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  • The Productivity Trend People Hate but I Love – Part 2

Last week I shared with you an interesting trend that I’ve noticed in the productivity industry: more and more productivity apps are using the color purple as their icon. I know, it’s a game changer.

Just kidding.

It’s this: productivity apps are moving towards a subscription model.

That means instead of paying a one-time fee, you will end up paying every month or year to use your favorite productivity app.

Just look at DayOne (our favorite journal app), 1Password (password manager), TextExpander (faster typing). They all started as one-time purchase apps but have since moved on to a subscription model. This is a trend that’s happening right in front of us and I expect more apps to follow.

The day after I emailed you, Ulysses, a popular writing app, announced that they moved to a subscription model too.

The developer and co-founder of Ulysses shared on a Medium.com post why they’re moving to a subscription model. He says:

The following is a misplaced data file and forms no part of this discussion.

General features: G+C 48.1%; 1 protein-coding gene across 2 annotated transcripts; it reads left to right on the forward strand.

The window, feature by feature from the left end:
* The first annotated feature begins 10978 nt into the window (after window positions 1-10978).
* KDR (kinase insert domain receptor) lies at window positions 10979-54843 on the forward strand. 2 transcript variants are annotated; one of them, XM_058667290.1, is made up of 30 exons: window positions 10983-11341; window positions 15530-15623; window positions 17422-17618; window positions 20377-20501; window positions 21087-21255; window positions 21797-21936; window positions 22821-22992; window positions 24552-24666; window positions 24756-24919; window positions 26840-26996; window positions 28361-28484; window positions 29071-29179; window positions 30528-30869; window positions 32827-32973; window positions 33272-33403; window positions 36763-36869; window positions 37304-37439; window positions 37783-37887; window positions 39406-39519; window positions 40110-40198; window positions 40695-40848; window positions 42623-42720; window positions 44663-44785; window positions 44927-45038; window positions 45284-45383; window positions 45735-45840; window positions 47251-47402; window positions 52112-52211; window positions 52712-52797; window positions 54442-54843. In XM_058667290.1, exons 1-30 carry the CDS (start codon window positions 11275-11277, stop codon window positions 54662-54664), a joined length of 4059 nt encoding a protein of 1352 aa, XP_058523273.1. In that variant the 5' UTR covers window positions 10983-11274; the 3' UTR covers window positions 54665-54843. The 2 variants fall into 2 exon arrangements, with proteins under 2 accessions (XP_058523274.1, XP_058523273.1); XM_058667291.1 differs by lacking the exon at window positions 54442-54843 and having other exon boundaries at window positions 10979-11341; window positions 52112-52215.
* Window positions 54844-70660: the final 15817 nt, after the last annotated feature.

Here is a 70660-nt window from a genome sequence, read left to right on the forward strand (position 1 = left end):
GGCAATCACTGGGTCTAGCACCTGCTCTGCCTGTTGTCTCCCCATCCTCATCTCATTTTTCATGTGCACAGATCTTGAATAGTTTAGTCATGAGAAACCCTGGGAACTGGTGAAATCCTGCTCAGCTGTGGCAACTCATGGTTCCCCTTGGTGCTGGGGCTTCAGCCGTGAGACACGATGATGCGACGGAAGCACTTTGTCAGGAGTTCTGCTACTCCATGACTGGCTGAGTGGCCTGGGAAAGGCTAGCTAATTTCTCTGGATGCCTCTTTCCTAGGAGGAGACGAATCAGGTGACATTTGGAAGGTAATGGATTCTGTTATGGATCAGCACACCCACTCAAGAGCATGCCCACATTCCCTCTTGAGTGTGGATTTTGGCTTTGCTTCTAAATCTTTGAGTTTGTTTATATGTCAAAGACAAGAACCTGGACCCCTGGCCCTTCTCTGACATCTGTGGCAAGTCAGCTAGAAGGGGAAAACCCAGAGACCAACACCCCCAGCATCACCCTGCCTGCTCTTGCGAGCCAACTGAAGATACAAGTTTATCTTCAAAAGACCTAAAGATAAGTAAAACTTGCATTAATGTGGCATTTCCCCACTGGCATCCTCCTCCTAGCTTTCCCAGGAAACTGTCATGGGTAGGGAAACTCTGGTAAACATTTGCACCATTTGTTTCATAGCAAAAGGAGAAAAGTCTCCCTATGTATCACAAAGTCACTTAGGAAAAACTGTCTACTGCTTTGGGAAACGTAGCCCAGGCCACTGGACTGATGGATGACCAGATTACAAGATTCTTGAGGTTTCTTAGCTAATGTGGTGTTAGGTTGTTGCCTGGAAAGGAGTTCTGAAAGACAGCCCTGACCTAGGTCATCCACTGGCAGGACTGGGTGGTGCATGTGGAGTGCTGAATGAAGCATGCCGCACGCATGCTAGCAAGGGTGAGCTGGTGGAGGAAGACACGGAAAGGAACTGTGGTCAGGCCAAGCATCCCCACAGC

“Our users expect a continuously evolving high quality product — and subscription is the only way we can truly deliver on that expectation. We want to make sure the app will be around for years and years to come. We want to heavily invest in its development, and this requires the right setting for our team, our families and our users. Writers want to rely on a professional tool that is constantly evolving, and we want to keep delivering just that.”

It’s a worthwhile read to understand how app companies make money and how most struggle to stick around.

The short version is this: as of now app companies really only make money when they release new versions of the app. It generates a huge spike in sales that will give them enough to eat and then work on the next launch.

This feast-and-famine approach is very common among new businesses. Heck, Asian Efficiency was like that in its initial stages.

The problem for app companies is that they’re being forced to focus on launching something new every couple months. Every launch must have new features or something radical to make it worthwhile for existing users, like you and me, to upgrade. This oftentimes leads to rushing things, lots of bugs, bloated software and over time an inferior product.

This is obviously not sustainable.

Founders of app companies are starting to realize that this model doesn’t work and are slowly moving to subscription models.

But here’s a bigger trend that will force app companies to adapt to the subscription model.